By ANDREW FANASIA
THE Government on Thursday withdrew the controversial Traditional Governance and Customs Facilitation Bill after several MPs spoke against it in parliament.
The bill was still being debated when Minister for National Unity, Reconciliation, and Peace, Comins Mewa was forced to withdraw it.
Opposition leader and MP for East Malaita Manasseh Maelanga said there was lack of consultation in preparing the bill so it must be withdrawn.
“There are no proper consultations on the bill and if we pass it, it won’t work well at all,” Mr Maelanga said.
He added even the legal fraternity was not consulted on this bill.
Chairman of the Bills and Legislation Committee (BLC) and Member of Parliament for Aoke Langalanga Mathew Wale stated the bill is flawed and must be withdrawn.
Mr Wale said while the bill is an effort to recognise the place and role of chiefs and custom in the governance of this country, in its current form it is flawed in too many provisions especially in areas fundamental to custom.
“These flaws appear to be the result of lack of robust conceptual basis for the policy which in turn led to a shallow consultation process,” Mr Wale pointed out.
“Further the speed with which was imposed on the production of the Bill has resulted in limiting scope of the consultations,” he added.
Mr Wale said that important questions were not explored adequately t all and important groups such as churches, youth and women were not meaningfully consulted.
“Most importantly the judiciary and the Bar Association were not consulted although they possess a significant body of experience and knowledge on the matters this bill is attempting to deal with,” he added.
Mr Wale further argued that custom must not be trifled with, wisdom would dictate that it is better to withdraw the bill and more robust approach is taken in crafting the policy, engaging our people meaningfully leading to legislation that deals substantively and responsibly with custom.
The Solomon Star understands that when the bill was going through the Bills and Legislation Committee (BLC) it has been heavily criticised by different cultural groups and the civil society organisations.
The lack of consultation involved in the construction and proposed timeline for tabling of this Bill makes it more controversial by some groups like Guadalcanal Province, Civil Society Organisation and other concerned groups.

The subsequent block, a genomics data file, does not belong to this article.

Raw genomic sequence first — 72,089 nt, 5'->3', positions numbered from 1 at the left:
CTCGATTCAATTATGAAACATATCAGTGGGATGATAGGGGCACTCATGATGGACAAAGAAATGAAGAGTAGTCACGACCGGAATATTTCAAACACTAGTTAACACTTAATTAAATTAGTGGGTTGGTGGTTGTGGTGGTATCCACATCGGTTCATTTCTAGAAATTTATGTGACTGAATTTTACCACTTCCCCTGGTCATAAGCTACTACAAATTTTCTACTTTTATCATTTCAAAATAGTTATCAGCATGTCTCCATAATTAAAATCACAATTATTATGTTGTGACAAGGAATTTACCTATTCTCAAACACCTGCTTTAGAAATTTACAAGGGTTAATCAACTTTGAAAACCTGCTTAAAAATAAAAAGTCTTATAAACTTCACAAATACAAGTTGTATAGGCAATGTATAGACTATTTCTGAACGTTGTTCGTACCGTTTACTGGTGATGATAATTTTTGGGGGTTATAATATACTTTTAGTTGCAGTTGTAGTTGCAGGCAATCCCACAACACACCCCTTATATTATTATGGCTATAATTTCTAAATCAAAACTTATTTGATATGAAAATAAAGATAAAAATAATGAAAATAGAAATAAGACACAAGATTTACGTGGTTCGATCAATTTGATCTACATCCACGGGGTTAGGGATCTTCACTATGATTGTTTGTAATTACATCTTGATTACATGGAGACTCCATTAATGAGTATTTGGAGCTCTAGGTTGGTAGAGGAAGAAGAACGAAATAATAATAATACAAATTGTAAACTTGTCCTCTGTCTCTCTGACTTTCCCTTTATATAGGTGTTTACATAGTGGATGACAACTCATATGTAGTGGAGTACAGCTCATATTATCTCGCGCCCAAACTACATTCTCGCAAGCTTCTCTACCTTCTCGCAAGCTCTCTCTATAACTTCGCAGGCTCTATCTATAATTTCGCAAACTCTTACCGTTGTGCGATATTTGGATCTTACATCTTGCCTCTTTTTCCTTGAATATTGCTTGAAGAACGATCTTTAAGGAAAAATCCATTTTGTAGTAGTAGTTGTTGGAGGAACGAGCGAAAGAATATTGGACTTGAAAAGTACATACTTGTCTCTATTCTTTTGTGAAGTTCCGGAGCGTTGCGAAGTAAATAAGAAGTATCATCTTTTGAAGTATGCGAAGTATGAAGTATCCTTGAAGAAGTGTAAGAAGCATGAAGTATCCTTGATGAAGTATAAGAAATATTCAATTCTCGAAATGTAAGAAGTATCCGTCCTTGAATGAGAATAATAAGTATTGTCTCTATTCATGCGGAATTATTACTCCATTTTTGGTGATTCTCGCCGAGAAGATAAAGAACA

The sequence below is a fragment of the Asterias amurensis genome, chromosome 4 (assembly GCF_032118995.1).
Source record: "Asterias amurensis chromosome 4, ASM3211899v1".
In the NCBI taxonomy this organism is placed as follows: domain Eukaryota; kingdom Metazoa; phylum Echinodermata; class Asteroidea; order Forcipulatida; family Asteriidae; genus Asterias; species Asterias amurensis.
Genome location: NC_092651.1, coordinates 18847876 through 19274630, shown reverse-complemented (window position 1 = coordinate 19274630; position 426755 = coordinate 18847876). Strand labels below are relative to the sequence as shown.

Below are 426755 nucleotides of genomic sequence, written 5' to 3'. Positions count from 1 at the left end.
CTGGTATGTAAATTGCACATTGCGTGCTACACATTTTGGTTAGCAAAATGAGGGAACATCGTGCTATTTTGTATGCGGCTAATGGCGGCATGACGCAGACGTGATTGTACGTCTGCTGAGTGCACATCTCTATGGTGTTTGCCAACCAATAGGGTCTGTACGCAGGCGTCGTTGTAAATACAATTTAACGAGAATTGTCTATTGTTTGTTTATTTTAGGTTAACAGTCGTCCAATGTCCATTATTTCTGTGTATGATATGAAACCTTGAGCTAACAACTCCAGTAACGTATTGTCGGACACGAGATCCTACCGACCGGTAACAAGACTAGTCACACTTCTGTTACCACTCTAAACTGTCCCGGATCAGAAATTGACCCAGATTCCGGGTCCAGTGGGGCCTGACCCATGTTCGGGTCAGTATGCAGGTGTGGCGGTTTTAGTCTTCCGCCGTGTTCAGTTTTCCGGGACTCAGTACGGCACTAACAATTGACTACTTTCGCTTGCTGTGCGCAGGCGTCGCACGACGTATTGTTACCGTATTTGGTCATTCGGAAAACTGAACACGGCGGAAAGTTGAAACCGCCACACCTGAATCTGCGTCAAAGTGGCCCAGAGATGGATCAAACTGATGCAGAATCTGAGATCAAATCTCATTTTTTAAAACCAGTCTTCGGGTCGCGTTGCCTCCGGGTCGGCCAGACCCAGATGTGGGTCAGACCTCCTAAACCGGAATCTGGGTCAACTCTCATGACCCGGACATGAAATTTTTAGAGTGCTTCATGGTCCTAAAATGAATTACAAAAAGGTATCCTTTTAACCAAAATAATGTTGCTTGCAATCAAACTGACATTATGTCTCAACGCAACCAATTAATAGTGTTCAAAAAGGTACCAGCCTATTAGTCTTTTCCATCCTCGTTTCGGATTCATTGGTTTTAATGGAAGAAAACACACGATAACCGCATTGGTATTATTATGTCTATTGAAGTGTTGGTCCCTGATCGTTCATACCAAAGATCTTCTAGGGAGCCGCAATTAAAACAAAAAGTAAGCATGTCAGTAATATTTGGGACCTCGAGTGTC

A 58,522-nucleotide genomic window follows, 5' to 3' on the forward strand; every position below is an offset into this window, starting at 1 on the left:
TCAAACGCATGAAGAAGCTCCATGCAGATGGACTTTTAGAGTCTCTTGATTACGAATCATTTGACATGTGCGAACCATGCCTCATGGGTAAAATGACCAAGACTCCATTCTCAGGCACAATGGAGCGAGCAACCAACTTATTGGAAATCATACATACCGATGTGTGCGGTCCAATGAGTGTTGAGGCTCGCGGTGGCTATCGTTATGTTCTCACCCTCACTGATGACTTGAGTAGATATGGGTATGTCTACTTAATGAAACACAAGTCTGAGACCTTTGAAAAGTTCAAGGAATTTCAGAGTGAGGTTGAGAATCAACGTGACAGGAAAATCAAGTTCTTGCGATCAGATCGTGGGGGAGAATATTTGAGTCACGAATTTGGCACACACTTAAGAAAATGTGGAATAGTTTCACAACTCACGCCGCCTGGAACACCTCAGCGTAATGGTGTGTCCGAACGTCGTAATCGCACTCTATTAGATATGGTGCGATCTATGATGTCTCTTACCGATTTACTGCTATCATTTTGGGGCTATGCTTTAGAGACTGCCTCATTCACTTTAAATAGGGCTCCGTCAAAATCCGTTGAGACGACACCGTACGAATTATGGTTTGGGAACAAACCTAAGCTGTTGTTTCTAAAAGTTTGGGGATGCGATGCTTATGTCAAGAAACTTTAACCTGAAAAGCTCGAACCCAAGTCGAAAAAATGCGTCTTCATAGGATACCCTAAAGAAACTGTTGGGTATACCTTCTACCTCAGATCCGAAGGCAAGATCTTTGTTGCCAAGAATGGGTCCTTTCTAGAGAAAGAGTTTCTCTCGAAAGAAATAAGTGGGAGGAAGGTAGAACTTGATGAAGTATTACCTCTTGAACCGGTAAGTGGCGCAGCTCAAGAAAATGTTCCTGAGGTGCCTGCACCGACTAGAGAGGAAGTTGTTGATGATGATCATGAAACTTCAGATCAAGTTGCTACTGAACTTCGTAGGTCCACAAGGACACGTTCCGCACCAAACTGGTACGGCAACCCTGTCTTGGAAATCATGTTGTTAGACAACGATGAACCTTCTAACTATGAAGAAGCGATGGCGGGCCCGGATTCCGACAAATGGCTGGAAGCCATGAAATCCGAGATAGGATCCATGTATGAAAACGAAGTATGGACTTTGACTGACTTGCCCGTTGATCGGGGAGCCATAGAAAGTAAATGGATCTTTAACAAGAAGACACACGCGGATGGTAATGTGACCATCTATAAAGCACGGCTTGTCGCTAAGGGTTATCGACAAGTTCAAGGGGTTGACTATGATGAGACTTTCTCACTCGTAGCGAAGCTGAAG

The Lauru Land Conference of Tribal Communities (LLCTC) was also concerned about the tabling of the bill.
LLCTC president Rev Graham Mark said the association is concerned that Laura was not given a chance to contribute towards the bill
These sentiments were also echoed on the floor of the Parliament yesterday, forcing Mr Mewa to withdraw the bill.
The decision to withdraw will certainly not go down well with those who were behind the bill.
Former politician and Government consultant on traditional governance, Peter Boyers, is one of those behind this bill.
It was believed a huge amount of money was spent to formulate the bill.
The bill aims to provide a framework to regulate the traditional governance system in Solomon Islands.
It provides for the institutionalization, management and regulation of traditional governance systems.
It aims to establish a platform to recognize, strengthen and empower the informal governing structures. On that basis, the current traditional governance system will become part of the formal system.
The bill further provides for the promotion and preservation of traditional norms, protocols, values and practices.
Traditional norms and practices are essential aspects of traditional governance in Solomon Islands in terms of identity and belonging to a certain tribe or clan.
These customary attributes play a major role in social cohesion, harmony and respect in traditional Solomon Islands society since time immemorial.
This bill aims to preserve and pass on these customary practices and norms to future generations.
It also aims to empower tribal chiefs and traditional leaders in dispute resolution.